What's going on? What's happening? ("Cooking" is often colloquially shortened to "cookin'.) So what's cooking these days? How have you been? Hey, what's cookin', everyone?
See also: cook
Farlex Dictionary of Idioms. © 2015 Farlex, Inc, all rights reserved.
Inf. What is happening?; How are you? Bob: Hi, Fred! What's cooking? Fred: How are you doing, Bob? Bob: Hi, Fred! What's cooking? Bill: Nothing. Anything happening with you?
McGraw-Hill Dictionary of American Idioms and Phrasal Verbs. © 2002 by The McGraw-Hill Companies, Inc.
Also, what's new (with you); what's up; what gives. What's going on, what is happening, as in What's cooking at the office these days? or What's new at your house? or Why are all those cars honking their horns? What's up? or Are you really going to France next week? What gives? The first expression, slang from about 1940, transfers the process of preparing food to other processes. The first variant, a version of "what news are there," dates from the same period and was given added currency by a popular film and song, What's New, Pussycat? (1965); the title itself became an idiom for a time, what's new, pussycat? The second variant, a colloquialism from the first half of the 1900s, gained currency in the 1940s from Bugs Bunny cartoons in which the rabbit repeatedly says "What's up, Doc?" The last variant, what gives, may derive from the German equivalent, Was gibt's? Slang from about 1940, it is also used to mean "how are you," as in Hello Jack-what gives? Also see what's with.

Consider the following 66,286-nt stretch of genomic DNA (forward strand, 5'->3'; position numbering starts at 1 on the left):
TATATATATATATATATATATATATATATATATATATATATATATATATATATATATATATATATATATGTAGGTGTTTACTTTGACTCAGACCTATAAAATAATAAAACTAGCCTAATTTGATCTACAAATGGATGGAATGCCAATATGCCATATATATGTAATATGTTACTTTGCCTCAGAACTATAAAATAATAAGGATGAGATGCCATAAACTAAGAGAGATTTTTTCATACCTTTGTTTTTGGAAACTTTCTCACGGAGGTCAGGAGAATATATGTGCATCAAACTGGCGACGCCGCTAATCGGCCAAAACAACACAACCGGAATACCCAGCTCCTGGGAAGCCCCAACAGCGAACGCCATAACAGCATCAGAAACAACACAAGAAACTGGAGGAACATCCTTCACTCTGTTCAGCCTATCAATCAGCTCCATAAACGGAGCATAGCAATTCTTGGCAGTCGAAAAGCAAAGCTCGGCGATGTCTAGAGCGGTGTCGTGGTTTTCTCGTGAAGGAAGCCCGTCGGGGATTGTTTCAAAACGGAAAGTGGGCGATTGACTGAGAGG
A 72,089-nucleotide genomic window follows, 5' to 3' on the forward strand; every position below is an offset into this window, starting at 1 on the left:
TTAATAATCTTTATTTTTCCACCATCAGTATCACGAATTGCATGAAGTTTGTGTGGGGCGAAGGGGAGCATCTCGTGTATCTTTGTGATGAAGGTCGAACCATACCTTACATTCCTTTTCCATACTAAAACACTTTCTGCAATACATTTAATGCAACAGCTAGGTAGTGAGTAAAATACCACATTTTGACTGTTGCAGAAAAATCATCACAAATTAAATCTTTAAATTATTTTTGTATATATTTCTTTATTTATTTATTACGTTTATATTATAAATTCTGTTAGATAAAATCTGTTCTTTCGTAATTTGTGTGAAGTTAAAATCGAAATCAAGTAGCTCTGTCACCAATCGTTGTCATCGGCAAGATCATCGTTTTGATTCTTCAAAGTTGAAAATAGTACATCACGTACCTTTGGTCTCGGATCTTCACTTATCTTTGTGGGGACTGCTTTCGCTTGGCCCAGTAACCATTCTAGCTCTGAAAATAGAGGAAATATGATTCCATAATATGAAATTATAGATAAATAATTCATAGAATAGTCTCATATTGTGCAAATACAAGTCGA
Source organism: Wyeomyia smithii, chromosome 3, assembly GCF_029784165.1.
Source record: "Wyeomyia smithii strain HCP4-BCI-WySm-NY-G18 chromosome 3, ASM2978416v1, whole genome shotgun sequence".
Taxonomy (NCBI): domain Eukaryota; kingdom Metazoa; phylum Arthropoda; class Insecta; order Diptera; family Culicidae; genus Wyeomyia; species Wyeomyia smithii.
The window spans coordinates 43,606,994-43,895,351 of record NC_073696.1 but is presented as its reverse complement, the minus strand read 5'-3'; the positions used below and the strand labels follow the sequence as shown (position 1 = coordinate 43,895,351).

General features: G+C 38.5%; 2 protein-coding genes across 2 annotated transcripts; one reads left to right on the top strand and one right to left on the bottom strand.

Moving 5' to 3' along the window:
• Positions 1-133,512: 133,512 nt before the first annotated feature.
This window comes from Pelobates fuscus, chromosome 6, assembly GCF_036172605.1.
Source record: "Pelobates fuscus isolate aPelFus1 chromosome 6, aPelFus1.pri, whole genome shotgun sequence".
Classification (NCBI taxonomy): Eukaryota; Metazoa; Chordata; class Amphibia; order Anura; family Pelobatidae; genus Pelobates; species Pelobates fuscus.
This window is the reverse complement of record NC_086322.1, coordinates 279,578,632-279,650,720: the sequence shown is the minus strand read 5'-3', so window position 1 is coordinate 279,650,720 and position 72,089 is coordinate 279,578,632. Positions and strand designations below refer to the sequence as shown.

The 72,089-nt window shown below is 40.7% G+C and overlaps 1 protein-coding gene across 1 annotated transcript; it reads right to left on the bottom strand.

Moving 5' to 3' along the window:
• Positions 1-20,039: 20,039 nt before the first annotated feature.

See also: cook
The American Heritage® Dictionary of Idioms by Christine Ammer. Copyright © 2003, 1997 by The Christine Ammer 1992 Trust. Published by Houghton Mifflin Harcourt Publishing Company. All rights reserved.
what’s ˈcooking?(informal) what is being done or planned: What’s cooking in here? You all look very guilty!
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